WASHINGTON -- Tennessee calls it a tax on the privilege of doing business in the state. But Itel Containers International Corp. says the levy violates international treaties and the U.S. Constitution.

What the U.S. Supreme Court decides could open, or slam shut, a potentially lucrative revenue opportunity for cash-strapped states.

The case, Itel Containers v. Huddleston, centers on whether Tennessee may impose a 5.5% tax on the lease of cargo containers that are used exclusively in foreign commerce. Oral arguments are set for Oct. 14.

"Since states are so hard-pressed for money, I'm sure they would jump if the Supreme Court decides they can tax these types of containers," said Charles Rothfeld, of counsel in the Washington office of Chicago-based Mayer, Brown & Platt, which is helping represent Itel in the case.

The cargo containers in question are large steel boxes that have become ubiquitous in shipping goods. They stack neatly for transport by boat, can ride piggy-back on train flatbeds, or may have wheels attached and be hauled by truck. In 1990, the value of U.S. goods exported in such containers exceeded $84 billion.

Tennessee is the only state that imposes a sales tax on the lease of cargo containers.

Itel leases containers for use in foreign commerce. In 1986, Tennessee assessed the company $348.571 in back sales taxes, penalties, and interest on proceeds earned from the leasee of containers it delivered in Tennessee to international carriers.

Itel paid the tax in protest, challenging the validity of the levy under two international treaties and several constitutional provisions. The Tennessee Supreme Court rejected the claims.

The treaties, adopted primarily to promote the use of containers, prohibit import duties or taxes on containers.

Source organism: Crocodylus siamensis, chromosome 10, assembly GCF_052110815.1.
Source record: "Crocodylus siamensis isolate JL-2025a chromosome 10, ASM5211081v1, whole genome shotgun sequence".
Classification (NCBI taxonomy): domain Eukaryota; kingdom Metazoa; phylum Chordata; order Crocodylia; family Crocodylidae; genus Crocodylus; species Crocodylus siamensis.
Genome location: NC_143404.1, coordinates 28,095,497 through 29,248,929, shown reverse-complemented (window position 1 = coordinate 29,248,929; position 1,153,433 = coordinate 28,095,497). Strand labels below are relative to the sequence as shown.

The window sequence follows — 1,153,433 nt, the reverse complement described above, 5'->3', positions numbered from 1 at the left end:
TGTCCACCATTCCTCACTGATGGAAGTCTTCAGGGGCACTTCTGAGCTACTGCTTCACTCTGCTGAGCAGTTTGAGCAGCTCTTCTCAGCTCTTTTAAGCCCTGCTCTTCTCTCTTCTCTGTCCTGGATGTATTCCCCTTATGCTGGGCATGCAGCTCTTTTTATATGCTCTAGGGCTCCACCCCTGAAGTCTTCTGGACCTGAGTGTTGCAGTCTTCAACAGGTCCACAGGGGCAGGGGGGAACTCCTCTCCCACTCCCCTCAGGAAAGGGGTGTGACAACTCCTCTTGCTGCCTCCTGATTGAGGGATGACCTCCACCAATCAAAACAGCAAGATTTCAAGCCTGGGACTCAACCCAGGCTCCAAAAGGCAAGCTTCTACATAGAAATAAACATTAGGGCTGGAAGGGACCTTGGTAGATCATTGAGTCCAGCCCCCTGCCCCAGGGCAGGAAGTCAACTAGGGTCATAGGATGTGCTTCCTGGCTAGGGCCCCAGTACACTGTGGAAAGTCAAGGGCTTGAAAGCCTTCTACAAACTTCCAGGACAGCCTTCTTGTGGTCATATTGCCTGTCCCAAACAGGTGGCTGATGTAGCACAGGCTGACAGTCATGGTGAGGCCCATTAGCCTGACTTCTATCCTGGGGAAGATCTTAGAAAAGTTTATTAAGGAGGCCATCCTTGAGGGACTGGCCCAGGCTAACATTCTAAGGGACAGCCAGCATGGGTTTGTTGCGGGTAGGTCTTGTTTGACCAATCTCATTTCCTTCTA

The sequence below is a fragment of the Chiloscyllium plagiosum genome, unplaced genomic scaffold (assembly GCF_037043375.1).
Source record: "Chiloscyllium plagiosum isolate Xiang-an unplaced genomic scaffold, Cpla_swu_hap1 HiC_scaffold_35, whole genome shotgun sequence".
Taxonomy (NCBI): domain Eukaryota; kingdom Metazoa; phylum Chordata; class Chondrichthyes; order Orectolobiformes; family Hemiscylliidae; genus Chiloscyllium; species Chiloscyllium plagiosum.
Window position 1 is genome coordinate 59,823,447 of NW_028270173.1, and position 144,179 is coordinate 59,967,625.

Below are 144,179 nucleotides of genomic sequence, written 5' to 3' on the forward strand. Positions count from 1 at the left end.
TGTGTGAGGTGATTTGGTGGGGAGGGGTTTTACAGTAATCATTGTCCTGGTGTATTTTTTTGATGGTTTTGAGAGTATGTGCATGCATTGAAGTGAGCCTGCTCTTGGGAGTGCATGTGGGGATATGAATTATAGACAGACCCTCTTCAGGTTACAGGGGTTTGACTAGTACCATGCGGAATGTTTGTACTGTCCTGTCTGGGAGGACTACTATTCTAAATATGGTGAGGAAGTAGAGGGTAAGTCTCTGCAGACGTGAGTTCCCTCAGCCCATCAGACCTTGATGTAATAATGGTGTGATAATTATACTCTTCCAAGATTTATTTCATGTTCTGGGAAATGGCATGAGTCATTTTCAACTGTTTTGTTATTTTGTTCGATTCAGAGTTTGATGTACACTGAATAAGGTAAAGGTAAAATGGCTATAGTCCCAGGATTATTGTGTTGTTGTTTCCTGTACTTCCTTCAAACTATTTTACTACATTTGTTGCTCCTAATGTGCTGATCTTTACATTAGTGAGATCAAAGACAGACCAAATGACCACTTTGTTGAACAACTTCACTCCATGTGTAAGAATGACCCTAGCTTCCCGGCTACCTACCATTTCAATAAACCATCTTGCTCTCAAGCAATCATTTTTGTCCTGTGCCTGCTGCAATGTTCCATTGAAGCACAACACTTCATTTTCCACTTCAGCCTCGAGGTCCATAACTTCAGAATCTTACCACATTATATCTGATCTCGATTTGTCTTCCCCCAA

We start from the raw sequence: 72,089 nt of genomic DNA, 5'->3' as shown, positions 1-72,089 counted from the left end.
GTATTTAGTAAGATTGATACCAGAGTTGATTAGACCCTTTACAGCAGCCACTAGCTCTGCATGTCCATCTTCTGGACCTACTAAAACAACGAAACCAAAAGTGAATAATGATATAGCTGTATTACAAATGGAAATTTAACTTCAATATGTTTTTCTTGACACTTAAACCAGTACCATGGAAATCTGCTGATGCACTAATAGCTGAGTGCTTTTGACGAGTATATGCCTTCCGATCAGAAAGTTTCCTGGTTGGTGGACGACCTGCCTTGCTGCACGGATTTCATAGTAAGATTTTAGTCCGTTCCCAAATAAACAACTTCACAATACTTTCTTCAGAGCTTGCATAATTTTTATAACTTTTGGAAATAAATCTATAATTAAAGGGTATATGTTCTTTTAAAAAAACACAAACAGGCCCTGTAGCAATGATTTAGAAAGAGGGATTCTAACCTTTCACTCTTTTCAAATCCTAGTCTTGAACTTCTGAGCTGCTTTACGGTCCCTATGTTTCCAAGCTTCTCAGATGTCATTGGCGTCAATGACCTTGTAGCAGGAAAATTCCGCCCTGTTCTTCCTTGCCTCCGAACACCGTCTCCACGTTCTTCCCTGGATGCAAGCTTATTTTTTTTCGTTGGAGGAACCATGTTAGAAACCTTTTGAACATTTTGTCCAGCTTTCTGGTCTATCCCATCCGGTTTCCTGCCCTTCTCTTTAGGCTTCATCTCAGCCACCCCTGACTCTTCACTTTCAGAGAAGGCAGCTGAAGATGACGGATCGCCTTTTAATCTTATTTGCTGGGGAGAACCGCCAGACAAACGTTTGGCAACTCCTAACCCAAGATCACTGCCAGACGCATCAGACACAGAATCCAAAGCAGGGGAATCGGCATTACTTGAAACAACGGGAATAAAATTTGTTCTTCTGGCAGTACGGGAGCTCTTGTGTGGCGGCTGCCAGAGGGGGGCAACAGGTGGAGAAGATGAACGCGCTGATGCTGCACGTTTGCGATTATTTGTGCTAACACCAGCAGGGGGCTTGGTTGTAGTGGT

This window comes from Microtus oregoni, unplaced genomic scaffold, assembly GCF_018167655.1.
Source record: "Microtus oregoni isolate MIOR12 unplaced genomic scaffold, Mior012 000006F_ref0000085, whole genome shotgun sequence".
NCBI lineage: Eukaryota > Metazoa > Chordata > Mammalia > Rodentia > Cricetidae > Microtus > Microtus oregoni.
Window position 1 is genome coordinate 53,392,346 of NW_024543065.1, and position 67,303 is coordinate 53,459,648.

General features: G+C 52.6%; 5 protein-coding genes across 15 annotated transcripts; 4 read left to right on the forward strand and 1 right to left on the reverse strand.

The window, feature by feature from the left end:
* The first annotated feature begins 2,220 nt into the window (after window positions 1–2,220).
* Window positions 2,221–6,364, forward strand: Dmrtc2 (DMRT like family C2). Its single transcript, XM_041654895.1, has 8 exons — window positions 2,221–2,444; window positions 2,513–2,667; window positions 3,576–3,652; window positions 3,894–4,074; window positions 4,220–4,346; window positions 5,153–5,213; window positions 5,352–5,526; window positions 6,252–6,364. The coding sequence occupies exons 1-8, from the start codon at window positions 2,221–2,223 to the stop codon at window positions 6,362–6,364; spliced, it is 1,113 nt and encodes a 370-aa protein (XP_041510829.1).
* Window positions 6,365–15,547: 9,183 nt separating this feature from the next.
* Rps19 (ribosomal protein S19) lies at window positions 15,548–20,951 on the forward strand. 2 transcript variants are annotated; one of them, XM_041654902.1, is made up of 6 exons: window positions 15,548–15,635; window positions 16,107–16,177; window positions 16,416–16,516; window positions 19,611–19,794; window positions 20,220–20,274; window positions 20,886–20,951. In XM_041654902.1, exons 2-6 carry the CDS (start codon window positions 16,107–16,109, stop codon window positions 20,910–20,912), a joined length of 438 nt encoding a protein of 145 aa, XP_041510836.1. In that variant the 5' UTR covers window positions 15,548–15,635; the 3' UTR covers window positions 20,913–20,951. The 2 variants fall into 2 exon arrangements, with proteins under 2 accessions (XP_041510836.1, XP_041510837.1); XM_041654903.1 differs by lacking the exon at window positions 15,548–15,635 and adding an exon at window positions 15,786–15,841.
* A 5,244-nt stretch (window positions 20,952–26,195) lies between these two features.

Tennessee's lawyers argued, and the state high court agreed, that the sales tax was not levied on the containers themselves.

"It is a privilege tax," said a lawyer in the state attorney general's office. "The tax is not on the containers at all. This is a general tax that in this instance just happened to be applied to transactions involving containers."

But Itel's lawyers see the tax differently. "That's just a semantic distinction," Mr. Rothfeld said of Tennessee's argument. "The reality is that the containers are being taxed."

Lawyers involved in the case said they are uncertain how the court will resolve the case.

"It's impossible to know why the court agreed to hear this case," said Philip W. Collier, with Stites & Harbison in Louisville, Ky., lead counsel for Itel in the case.

"It may be that they want to change or modify the way they analyze foreign commerce clause cases, or any other of a variety of reasons that would not necessarily be beneficial to my client," Mr. Collier said. "But this is one of a number of cases involving the constitutionality of state taxes the court has reviewed recently, so it's an issue the justices are interested in."

Lawyers said the court has a number of options in deciding the case. The court could decide the Tennessee tax is preempted by the international treaties, in which case the significance of the decision would be relatively narrow, Mr. Collier said.

For example, under such a ruling states would be free to tax leased aircraft or vessels, since the international treaties in question cover only containers.

On the other hand, the court could issue a broad constitutional ruling that would significantly affect taxpayers and state revenue collectors alike.

Currently, the court looks at four areas to determine whether a state tax violates the Constitution's commerce clause. The test asks whether the tax is applied to an activity with a substantial link with the taxing state, whether the tax is fairly apportioned, whether the tax discriminates against interstate commerce, and whether the tax is related to services provided by the state.

When the case involves foreign commerce, the court also looks at whether there is a risk of multiple taxation and whether the tax gets in the way of the federal government's ability to conduct foreign policy.

Lawyers for Itel said that under that test, the Tennessee tax appears to be unconstitutional. But they said that once a case gets before the Supreme Court, anything is possible.

"At a minimum, this case will settle the legality of taxing cargo containers," Mr. Rothfeld said. "Beyond that, it's hard to say."

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